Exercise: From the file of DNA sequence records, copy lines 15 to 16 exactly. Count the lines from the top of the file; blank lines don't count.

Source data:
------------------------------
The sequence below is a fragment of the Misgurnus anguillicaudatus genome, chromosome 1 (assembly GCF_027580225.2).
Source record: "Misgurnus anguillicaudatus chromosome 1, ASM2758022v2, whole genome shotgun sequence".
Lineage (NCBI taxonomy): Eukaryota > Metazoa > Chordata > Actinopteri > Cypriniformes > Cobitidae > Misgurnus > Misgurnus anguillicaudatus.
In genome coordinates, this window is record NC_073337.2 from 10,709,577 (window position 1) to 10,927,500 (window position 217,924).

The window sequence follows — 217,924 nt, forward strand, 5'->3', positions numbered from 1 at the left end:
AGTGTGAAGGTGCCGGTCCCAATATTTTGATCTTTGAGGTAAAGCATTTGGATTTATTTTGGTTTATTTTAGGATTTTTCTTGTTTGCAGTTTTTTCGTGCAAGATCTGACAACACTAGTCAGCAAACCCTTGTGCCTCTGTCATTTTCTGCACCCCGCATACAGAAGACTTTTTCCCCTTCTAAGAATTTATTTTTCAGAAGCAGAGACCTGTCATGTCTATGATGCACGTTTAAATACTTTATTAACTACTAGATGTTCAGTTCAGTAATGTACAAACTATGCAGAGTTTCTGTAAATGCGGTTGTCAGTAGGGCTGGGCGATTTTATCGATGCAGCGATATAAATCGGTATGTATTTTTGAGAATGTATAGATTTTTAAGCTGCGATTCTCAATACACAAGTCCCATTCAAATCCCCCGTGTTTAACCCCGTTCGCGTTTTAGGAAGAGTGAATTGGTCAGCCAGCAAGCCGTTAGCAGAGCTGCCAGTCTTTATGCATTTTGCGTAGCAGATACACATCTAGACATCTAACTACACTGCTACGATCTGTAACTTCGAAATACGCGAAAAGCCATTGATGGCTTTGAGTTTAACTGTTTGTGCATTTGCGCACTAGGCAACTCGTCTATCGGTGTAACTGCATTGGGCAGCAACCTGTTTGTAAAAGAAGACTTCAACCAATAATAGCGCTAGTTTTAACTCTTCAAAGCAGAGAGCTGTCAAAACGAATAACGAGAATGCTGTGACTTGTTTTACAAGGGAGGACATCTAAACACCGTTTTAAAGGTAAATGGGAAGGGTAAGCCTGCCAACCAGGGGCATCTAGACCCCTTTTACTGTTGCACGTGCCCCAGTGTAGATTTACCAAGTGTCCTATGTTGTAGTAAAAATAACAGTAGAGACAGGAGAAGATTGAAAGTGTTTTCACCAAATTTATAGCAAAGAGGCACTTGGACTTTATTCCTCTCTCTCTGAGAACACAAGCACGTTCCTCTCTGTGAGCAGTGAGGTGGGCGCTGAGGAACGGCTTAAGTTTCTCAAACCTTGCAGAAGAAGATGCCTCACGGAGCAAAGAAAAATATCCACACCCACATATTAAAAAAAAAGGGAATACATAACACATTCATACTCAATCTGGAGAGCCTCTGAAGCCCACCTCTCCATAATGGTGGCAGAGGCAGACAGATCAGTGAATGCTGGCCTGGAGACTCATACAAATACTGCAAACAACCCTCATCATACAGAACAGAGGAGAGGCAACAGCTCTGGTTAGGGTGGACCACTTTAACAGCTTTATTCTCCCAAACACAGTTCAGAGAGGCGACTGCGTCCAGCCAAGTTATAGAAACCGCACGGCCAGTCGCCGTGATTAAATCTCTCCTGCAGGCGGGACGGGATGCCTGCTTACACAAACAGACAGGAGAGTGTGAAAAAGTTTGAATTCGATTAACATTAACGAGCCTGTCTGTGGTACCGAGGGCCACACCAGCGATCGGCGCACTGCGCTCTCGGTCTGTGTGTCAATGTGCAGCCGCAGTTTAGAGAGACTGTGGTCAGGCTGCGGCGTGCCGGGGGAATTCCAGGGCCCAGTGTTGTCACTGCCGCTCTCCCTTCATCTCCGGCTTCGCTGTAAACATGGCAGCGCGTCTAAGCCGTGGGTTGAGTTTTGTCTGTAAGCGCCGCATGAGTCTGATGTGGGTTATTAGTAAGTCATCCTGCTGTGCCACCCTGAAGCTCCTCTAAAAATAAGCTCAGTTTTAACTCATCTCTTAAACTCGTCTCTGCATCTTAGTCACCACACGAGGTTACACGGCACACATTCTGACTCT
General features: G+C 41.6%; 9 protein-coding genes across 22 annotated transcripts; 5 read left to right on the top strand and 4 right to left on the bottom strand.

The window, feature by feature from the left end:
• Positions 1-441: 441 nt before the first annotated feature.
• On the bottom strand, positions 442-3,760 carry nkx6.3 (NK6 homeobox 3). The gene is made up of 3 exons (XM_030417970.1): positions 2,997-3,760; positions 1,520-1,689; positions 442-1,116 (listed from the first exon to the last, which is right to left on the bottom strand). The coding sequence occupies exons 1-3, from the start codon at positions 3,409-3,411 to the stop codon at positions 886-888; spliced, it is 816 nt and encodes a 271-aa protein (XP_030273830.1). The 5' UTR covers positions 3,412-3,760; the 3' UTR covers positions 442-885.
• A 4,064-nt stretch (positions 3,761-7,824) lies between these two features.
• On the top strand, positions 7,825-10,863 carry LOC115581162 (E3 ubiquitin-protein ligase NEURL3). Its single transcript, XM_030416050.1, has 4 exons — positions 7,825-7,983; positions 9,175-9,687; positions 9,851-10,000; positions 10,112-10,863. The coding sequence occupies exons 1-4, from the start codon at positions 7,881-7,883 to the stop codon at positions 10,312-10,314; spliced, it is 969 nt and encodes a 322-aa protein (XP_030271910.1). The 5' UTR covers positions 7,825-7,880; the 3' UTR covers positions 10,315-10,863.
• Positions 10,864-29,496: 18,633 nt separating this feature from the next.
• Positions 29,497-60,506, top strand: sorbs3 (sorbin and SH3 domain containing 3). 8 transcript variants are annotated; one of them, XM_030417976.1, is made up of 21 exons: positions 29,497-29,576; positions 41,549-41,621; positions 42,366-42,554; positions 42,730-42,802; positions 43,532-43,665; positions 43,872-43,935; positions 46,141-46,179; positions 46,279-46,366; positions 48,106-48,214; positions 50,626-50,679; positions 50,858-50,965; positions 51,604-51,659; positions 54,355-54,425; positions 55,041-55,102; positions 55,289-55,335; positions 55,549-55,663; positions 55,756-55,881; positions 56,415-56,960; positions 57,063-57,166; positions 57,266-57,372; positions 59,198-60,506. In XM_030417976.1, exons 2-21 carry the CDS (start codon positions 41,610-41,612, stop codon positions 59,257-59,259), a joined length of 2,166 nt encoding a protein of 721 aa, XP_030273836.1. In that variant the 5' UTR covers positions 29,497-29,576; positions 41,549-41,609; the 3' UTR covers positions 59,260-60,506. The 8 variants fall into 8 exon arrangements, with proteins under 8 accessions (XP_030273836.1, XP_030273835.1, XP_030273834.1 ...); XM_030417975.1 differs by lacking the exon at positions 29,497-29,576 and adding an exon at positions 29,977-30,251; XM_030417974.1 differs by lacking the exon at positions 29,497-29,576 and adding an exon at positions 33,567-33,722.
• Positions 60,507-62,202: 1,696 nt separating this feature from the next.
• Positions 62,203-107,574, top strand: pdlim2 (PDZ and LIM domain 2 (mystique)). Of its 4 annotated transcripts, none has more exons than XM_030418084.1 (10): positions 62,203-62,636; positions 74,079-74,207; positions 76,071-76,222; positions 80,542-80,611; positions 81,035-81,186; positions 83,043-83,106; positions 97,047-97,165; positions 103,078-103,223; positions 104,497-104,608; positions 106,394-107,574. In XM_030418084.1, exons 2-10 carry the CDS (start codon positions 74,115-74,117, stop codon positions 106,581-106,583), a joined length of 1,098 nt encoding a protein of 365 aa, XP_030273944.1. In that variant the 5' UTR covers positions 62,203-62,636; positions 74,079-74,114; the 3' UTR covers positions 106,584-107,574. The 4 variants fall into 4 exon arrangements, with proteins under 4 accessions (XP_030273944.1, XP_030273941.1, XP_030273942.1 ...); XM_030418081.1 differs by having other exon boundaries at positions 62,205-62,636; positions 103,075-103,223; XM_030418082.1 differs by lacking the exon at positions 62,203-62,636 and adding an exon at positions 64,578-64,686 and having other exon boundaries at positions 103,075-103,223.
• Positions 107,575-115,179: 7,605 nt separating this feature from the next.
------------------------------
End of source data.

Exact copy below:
• Positions 60,507-62,202: 1,696 nt separating this feature from the next.
• Positions 62,203-107,574, top strand: pdlim2 (PDZ and LIM domain 2 (mystique)). Of its 4 annotated transcripts, none has more exons than XM_030418084.1 (10): positions 62,203-62,636; positions 74,079-74,207; positions 76,071-76,222; positions 80,542-80,611; positions 81,035-81,186; positions 83,043-83,106; positions 97,047-97,165; positions 103,078-103,223; positions 104,497-104,608; positions 106,394-107,574. In XM_030418084.1, exons 2-10 carry the CDS (start codon positions 74,115-74,117, stop codon positions 106,581-106,583), a joined length of 1,098 nt encoding a protein of 365 aa, XP_030273944.1. In that variant the 5' UTR covers positions 62,203-62,636; positions 74,079-74,114; the 3' UTR covers positions 106,584-107,574. The 4 variants fall into 4 exon arrangements, with proteins under 4 accessions (XP_030273944.1, XP_030273941.1, XP_030273942.1 ...); XM_030418081.1 differs by having other exon boundaries at positions 62,205-62,636; positions 103,075-103,223; XM_030418082.1 differs by lacking the exon at positions 62,203-62,636 and adding an exon at positions 64,578-64,686 and having other exon boundaries at positions 103,075-103,223.